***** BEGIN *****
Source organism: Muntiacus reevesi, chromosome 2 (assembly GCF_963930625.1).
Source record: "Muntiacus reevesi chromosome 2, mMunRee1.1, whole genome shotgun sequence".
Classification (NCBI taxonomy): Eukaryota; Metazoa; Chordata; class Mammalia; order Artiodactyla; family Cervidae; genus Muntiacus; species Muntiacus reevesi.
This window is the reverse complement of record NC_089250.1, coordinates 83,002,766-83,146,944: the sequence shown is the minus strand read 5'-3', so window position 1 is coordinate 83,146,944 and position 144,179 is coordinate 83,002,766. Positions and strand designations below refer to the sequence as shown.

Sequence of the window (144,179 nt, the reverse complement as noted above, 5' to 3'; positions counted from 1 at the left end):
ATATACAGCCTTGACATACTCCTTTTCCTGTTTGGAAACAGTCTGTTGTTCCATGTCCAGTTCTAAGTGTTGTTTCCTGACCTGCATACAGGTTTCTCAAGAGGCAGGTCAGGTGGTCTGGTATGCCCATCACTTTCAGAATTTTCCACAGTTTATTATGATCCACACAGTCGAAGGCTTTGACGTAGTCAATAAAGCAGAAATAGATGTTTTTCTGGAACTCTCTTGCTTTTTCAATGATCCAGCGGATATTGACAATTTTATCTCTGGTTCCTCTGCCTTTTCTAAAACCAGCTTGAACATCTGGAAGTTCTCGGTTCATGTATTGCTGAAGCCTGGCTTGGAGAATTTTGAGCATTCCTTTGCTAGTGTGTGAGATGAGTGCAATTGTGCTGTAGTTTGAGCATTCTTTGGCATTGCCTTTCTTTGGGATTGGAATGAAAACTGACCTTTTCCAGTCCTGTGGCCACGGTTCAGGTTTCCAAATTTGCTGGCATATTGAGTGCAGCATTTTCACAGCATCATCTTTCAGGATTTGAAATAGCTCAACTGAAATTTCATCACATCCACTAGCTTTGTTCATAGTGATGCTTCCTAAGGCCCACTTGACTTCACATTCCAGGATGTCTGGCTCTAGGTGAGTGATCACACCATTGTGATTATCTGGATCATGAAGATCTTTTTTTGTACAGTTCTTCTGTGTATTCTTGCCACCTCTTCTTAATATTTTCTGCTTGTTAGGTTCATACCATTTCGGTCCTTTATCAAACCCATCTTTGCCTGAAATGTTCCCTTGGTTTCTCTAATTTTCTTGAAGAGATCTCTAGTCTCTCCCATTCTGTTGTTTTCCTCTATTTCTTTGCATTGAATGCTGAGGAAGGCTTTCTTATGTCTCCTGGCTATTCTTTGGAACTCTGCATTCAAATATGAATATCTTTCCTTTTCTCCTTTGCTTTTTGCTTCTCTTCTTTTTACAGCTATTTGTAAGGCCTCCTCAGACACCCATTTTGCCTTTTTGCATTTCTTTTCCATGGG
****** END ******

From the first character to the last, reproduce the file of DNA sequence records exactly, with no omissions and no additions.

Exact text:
Source organism: Muntiacus reevesi, chromosome 2 (assembly GCF_963930625.1).
Source record: "Muntiacus reevesi chromosome 2, mMunRee1.1, whole genome shotgun sequence".
Classification (NCBI taxonomy): Eukaryota; Metazoa; Chordata; class Mammalia; order Artiodactyla; family Cervidae; genus Muntiacus; species Muntiacus reevesi.
This window is the reverse complement of record NC_089250.1, coordinates 83,002,766-83,146,944: the sequence shown is the minus strand read 5'-3', so window position 1 is coordinate 83,146,944 and position 144,179 is coordinate 83,002,766. Positions and strand designations below refer to the sequence as shown.

Sequence of the window (144,179 nt, the reverse complement as noted above, 5' to 3'; positions counted from 1 at the left end):
ATATACAGCCTTGACATACTCCTTTTCCTGTTTGGAAACAGTCTGTTGTTCCATGTCCAGTTCTAAGTGTTGTTTCCTGACCTGCATACAGGTTTCTCAAGAGGCAGGTCAGGTGGTCTGGTATGCCCATCACTTTCAGAATTTTCCACAGTTTATTATGATCCACACAGTCGAAGGCTTTGACGTAGTCAATAAAGCAGAAATAGATGTTTTTCTGGAACTCTCTTGCTTTTTCAATGATCCAGCGGATATTGACAATTTTATCTCTGGTTCCTCTGCCTTTTCTAAAACCAGCTTGAACATCTGGAAGTTCTCGGTTCATGTATTGCTGAAGCCTGGCTTGGAGAATTTTGAGCATTCCTTTGCTAGTGTGTGAGATGAGTGCAATTGTGCTGTAGTTTGAGCATTCTTTGGCATTGCCTTTCTTTGGGATTGGAATGAAAACTGACCTTTTCCAGTCCTGTGGCCACGGTTCAGGTTTCCAAATTTGCTGGCATATTGAGTGCAGCATTTTCACAGCATCATCTTTCAGGATTTGAAATAGCTCAACTGAAATTTCATCACATCCACTAGCTTTGTTCATAGTGATGCTTCCTAAGGCCCACTTGACTTCACATTCCAGGATGTCTGGCTCTAGGTGAGTGATCACACCATTGTGATTATCTGGATCATGAAGATCTTTTTTTGTACAGTTCTTCTGTGTATTCTTGCCACCTCTTCTTAATATTTTCTGCTTGTTAGGTTCATACCATTTCGGTCCTTTATCAAACCCATCTTTGCCTGAAATGTTCCCTTGGTTTCTCTAATTTTCTTGAAGAGATCTCTAGTCTCTCCCATTCTGTTGTTTTCCTCTATTTCTTTGCATTGAATGCTGAGGAAGGCTTTCTTATGTCTCCTGGCTATTCTTTGGAACTCTGCATTCAAATATGAATATCTTTCCTTTTCTCCTTTGCTTTTTGCTTCTCTTCTTTTTACAGCTATTTGTAAGGCCTCCTCAGACACCCATTTTGCCTTTTTGCATTTCTTTTCCATGGG